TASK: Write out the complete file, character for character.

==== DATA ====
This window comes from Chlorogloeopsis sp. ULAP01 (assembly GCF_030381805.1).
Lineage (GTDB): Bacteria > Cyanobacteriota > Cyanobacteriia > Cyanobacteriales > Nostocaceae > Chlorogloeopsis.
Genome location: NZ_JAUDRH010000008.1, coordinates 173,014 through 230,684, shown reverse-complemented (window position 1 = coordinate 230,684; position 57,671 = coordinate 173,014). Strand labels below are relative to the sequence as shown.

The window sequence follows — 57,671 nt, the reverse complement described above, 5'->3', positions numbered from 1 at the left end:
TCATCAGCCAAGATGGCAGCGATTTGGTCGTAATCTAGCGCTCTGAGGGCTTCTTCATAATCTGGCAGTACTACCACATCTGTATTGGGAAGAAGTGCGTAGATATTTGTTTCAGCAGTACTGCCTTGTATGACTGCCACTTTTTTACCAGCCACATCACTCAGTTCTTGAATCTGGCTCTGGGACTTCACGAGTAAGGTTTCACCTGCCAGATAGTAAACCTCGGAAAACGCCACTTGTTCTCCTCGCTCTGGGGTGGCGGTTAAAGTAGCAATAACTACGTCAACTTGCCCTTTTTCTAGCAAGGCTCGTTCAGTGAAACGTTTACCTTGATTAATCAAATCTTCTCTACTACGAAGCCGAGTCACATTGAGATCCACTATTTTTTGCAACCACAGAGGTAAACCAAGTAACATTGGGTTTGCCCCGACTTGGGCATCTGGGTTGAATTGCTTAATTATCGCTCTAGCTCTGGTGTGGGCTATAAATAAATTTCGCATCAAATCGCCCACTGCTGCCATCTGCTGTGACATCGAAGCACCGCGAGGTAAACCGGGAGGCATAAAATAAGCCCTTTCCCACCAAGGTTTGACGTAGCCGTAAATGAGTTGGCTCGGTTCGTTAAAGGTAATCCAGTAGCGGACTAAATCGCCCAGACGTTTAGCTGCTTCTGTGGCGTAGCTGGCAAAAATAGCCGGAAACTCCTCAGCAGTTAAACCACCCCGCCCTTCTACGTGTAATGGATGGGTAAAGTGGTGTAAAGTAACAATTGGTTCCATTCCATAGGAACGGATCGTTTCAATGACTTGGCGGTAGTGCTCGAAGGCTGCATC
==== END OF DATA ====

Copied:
This window comes from Chlorogloeopsis sp. ULAP01 (assembly GCF_030381805.1).
Lineage (GTDB): Bacteria > Cyanobacteriota > Cyanobacteriia > Cyanobacteriales > Nostocaceae > Chlorogloeopsis.
Genome location: NZ_JAUDRH010000008.1, coordinates 173,014 through 230,684, shown reverse-complemented (window position 1 = coordinate 230,684; position 57,671 = coordinate 173,014). Strand labels below are relative to the sequence as shown.

The window sequence follows — 57,671 nt, the reverse complement described above, 5'->3', positions numbered from 1 at the left end:
TCATCAGCCAAGATGGCAGCGATTTGGTCGTAATCTAGCGCTCTGAGGGCTTCTTCATAATCTGGCAGTACTACCACATCTGTATTGGGAAGAAGTGCGTAGATATTTGTTTCAGCAGTACTGCCTTGTATGACTGCCACTTTTTTACCAGCCACATCACTCAGTTCTTGAATCTGGCTCTGGGACTTCACGAGTAAGGTTTCACCTGCCAGATAGTAAACCTCGGAAAACGCCACTTGTTCTCCTCGCTCTGGGGTGGCGGTTAAAGTAGCAATAACTACGTCAACTTGCCCTTTTTCTAGCAAGGCTCGTTCAGTGAAACGTTTACCTTGATTAATCAAATCTTCTCTACTACGAAGCCGAGTCACATTGAGATCCACTATTTTTTGCAACCACAGAGGTAAACCAAGTAACATTGGGTTTGCCCCGACTTGGGCATCTGGGTTGAATTGCTTAATTATCGCTCTAGCTCTGGTGTGGGCTATAAATAAATTTCGCATCAAATCGCCCACTGCTGCCATCTGCTGTGACATCGAAGCACCGCGAGGTAAACCGGGAGGCATAAAATAAGCCCTTTCCCACCAAGGTTTGACGTAGCCGTAAATGAGTTGGCTCGGTTCGTTAAAGGTAATCCAGTAGCGGACTAAATCGCCCAGACGTTTAGCTGCTTCTGTGGCGTAGCTGGCAAAAATAGCCGGAAACTCCTCAGCAGTTAAACCACCCCGCCCTTCTACGTGTAATGGATGGGTAAAGTGGTGTAAAGTAACAATTGGTTCCATTCCATAGGAACGGATCGTTTCAATGACTTGGCGGTAGTGCTCGAAGGCTGCATC